Wyndham’s ‘Try and Train’ Strategy


There’s no such thing as temporary talent at Wyndham Worldwide due to its “try and train” approach to recruiting.

While some companies use contingency workforces to cover business peaks or fill in for full-time employees, Wyndham — No. 27 on DiversityInc’s 2016 Top 50 Companies for Diversity — sees this pool of workers as fertile hiring ground, especially when it comes to finding diverse talent.

The company hires diverse and talented contractors with the intent of bringing them aboard as full-time employees, if he or she is a fit for the company, said Patty Lee, senior vice president of human resources and chief diversity officer at Wyndham.

“At Wyndham, we look to do the things others are not; we get involved at a grass roots level,” she said at a DiversityInc Top 50 event learning session on Tuesday titled “InnovativePatricia-Lee-Wyndham-Worldwide-198x300 Nontraditional Recruiting Strategies.” “And then we measure our successes, one person at a time.”

A strategic partnership with a workforce solutions management company has affected Wyndham’s overall recruitment efforts, which has made for a diverse pool of candidates. A program was also implemented that spends money with more sub contractors, which are smaller firms that provide their services to Wyndham’s direct supplier.

“We focus on Asian, LGBT, women and veterans workers, and have partnered with more than 15 tier two firms to bring that talent into our organization,” Lee said.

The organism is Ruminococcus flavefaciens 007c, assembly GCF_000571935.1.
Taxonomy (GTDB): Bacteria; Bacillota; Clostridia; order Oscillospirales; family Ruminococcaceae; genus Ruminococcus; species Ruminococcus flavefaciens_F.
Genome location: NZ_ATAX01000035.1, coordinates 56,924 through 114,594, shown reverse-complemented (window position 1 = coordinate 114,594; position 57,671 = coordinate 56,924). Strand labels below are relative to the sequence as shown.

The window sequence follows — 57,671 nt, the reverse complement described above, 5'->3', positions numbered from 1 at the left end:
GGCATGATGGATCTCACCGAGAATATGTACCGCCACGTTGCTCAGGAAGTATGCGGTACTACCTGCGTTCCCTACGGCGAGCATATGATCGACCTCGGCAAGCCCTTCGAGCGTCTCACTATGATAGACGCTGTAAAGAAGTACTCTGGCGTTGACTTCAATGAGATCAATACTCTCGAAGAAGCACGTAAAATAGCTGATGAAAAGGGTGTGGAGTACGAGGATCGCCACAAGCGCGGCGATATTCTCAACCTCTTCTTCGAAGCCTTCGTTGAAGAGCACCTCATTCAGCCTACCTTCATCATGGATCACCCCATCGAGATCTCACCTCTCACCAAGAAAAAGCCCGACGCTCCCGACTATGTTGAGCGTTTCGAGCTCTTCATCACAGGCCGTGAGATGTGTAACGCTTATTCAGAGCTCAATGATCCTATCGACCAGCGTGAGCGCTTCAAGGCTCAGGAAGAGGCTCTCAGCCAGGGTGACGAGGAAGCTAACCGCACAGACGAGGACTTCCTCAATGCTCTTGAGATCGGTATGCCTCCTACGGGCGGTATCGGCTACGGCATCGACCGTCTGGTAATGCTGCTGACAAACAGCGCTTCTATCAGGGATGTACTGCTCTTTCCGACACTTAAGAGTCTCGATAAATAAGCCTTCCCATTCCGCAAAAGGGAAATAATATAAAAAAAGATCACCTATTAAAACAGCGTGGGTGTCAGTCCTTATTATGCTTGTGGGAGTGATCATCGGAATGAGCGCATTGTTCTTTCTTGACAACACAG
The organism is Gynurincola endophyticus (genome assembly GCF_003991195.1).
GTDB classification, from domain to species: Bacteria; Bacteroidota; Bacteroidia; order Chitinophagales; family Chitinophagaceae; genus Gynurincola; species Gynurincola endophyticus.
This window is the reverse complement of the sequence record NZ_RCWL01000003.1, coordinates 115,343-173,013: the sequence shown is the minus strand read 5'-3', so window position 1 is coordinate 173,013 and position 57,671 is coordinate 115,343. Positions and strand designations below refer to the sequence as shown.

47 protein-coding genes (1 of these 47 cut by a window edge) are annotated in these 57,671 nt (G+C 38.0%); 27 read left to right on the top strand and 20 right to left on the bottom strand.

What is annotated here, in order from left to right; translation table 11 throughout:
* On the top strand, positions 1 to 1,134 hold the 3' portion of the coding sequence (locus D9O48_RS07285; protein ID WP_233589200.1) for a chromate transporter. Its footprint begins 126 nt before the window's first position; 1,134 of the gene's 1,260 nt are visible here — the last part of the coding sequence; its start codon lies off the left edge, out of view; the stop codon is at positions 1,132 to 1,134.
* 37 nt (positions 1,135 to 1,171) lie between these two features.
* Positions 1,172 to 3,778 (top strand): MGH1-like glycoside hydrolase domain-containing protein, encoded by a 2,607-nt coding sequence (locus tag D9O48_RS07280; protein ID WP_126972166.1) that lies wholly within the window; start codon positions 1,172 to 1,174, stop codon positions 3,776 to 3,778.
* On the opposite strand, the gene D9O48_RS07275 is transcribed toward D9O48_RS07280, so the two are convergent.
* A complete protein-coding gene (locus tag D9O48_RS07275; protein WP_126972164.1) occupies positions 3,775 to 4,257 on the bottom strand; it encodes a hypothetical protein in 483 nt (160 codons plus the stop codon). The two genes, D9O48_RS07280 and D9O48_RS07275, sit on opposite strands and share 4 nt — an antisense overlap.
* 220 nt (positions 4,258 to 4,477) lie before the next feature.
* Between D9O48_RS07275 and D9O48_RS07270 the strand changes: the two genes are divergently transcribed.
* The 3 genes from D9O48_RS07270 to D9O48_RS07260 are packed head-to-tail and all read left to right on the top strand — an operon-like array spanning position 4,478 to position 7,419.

The result:

In 2015, Wyndham spent $27 million in contract labor and part-time expenses. Out of the 370 people obtained as contractors, 134 were converted to full time employees, a 36 percent conversion rate.

So far, Lee said, Wyndham’s partnership with ZeroChaos, a contingency workforce provider, has been effective, but acknowledged hiring an outside firm to assist in recruitment can be tricky.

She offered the following advice:

  1. Choose your partner well. Make sure they align with your core values and can deliver results.
  2. Once you have a partnership, managing relationships is essential. Don’t let the partnership manage you.
  3. If you’re in a partnership that’s not working, get out of it. “When it’s not working, it’s time to say ‘goodbye’ and go your separate ways.”

As a brand Wyndham’s mission is to “welcome people to experience world and travel the way they want to,” she maintained, so it takes hiring the best and most diverse talent, seriously.

The company holds hiring managers accountable, and doesn’t hesitate to dismiss those who don’t facilitate Wyndham’s recruitment perspective.

This approach, she admitted, “is the one people usually question the most,” Lee said. “And, it’s quite simple. If our leaders and hiring managers do not subscribe to hiring the best talent, from a diverse slate of candidates, they’re generally not a fit for Wyndham. And we bounce them.”







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